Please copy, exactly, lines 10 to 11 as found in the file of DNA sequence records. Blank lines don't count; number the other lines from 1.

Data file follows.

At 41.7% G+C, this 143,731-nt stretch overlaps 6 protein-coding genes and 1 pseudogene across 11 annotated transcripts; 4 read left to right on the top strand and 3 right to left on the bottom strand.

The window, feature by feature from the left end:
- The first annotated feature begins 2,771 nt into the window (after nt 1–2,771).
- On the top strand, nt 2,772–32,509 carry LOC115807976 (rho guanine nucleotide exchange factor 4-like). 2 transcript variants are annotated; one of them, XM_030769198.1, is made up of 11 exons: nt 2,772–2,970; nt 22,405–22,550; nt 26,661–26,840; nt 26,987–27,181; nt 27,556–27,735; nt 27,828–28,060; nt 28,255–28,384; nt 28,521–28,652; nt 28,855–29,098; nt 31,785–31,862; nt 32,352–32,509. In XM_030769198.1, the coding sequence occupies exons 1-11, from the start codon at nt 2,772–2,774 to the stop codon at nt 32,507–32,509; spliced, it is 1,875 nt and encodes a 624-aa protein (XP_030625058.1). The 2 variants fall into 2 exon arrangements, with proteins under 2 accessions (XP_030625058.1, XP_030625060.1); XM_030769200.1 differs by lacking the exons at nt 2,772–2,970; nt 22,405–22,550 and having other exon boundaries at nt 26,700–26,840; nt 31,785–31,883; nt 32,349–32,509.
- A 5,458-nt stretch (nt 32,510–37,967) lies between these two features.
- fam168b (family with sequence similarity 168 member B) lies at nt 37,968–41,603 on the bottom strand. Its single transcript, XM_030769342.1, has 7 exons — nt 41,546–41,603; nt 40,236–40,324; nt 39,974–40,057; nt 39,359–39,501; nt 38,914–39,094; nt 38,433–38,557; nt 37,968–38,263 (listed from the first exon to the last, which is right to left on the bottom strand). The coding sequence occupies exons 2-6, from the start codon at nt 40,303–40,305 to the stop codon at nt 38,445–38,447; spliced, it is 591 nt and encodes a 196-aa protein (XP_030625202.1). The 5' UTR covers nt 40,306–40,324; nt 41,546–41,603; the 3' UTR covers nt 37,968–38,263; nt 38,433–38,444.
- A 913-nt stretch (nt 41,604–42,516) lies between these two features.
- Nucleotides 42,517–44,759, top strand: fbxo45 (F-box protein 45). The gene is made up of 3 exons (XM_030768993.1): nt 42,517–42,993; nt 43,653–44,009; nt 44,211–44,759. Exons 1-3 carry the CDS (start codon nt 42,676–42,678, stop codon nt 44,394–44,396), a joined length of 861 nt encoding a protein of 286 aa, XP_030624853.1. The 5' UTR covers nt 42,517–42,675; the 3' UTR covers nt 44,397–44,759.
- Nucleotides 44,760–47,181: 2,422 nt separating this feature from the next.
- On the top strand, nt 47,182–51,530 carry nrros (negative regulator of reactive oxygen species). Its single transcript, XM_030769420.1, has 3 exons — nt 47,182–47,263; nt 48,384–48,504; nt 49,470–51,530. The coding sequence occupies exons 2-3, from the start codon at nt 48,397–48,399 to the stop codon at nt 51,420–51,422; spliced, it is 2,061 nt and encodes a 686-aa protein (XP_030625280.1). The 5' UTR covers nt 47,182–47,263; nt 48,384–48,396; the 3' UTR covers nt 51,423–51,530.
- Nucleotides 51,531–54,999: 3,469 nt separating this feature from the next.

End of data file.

- On the top strand, nt 47,182–51,530 carry nrros (negative regulator of reactive oxygen species). Its single transcript, XM_030769420.1, has 3 exons — nt 47,182–47,263; nt 48,384–48,504; nt 49,470–51,530. The coding sequence occupies exons 2-3, from the start codon at nt 48,397–48,399 to the stop codon at nt 51,420–51,422; spliced, it is 2,061 nt and encodes a 686-aa protein (XP_030625280.1). The 5' UTR covers nt 47,182–47,263; nt 48,384–48,396; the 3' UTR covers nt 51,423–51,530.
- Nucleotides 51,531–54,999: 3,469 nt separating this feature from the next.